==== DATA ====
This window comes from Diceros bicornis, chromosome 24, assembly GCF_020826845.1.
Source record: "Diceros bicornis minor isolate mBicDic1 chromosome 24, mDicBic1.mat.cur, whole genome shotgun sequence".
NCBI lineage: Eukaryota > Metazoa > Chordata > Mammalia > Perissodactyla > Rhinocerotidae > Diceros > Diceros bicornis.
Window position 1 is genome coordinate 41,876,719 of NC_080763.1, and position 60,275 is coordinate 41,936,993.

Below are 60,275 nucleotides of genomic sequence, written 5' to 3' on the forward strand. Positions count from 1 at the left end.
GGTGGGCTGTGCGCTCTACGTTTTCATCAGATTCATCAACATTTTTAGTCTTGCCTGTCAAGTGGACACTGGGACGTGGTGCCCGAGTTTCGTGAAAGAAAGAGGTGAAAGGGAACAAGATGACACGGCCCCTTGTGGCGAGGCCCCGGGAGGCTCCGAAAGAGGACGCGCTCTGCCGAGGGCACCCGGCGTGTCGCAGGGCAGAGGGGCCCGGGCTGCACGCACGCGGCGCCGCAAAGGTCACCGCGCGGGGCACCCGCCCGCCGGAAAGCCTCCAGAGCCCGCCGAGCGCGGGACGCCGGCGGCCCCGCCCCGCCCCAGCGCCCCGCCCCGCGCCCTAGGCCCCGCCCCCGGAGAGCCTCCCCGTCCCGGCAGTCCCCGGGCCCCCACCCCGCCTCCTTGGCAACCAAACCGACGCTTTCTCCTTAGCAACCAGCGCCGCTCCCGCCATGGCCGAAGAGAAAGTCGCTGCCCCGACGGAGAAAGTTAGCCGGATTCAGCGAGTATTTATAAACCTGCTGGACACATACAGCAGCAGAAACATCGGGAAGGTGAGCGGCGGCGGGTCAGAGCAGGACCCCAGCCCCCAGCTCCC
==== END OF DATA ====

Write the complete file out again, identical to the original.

This window comes from Diceros bicornis, chromosome 24, assembly GCF_020826845.1.
Source record: "Diceros bicornis minor isolate mBicDic1 chromosome 24, mDicBic1.mat.cur, whole genome shotgun sequence".
NCBI lineage: Eukaryota > Metazoa > Chordata > Mammalia > Perissodactyla > Rhinocerotidae > Diceros > Diceros bicornis.
Window position 1 is genome coordinate 41,876,719 of NC_080763.1, and position 60,275 is coordinate 41,936,993.

Below are 60,275 nucleotides of genomic sequence, written 5' to 3' on the forward strand. Positions count from 1 at the left end.
GGTGGGCTGTGCGCTCTACGTTTTCATCAGATTCATCAACATTTTTAGTCTTGCCTGTCAAGTGGACACTGGGACGTGGTGCCCGAGTTTCGTGAAAGAAAGAGGTGAAAGGGAACAAGATGACACGGCCCCTTGTGGCGAGGCCCCGGGAGGCTCCGAAAGAGGACGCGCTCTGCCGAGGGCACCCGGCGTGTCGCAGGGCAGAGGGGCCCGGGCTGCACGCACGCGGCGCCGCAAAGGTCACCGCGCGGGGCACCCGCCCGCCGGAAAGCCTCCAGAGCCCGCCGAGCGCGGGACGCCGGCGGCCCCGCCCCGCCCCAGCGCCCCGCCCCGCGCCCTAGGCCCCGCCCCCGGAGAGCCTCCCCGTCCCGGCAGTCCCCGGGCCCCCACCCCGCCTCCTTGGCAACCAAACCGACGCTTTCTCCTTAGCAACCAGCGCCGCTCCCGCCATGGCCGAAGAGAAAGTCGCTGCCCCGACGGAGAAAGTTAGCCGGATTCAGCGAGTATTTATAAACCTGCTGGACACATACAGCAGCAGAAACATCGGGAAGGTGAGCGGCGGCGGGTCAGAGCAGGACCCCAGCCCCCAGCTCCC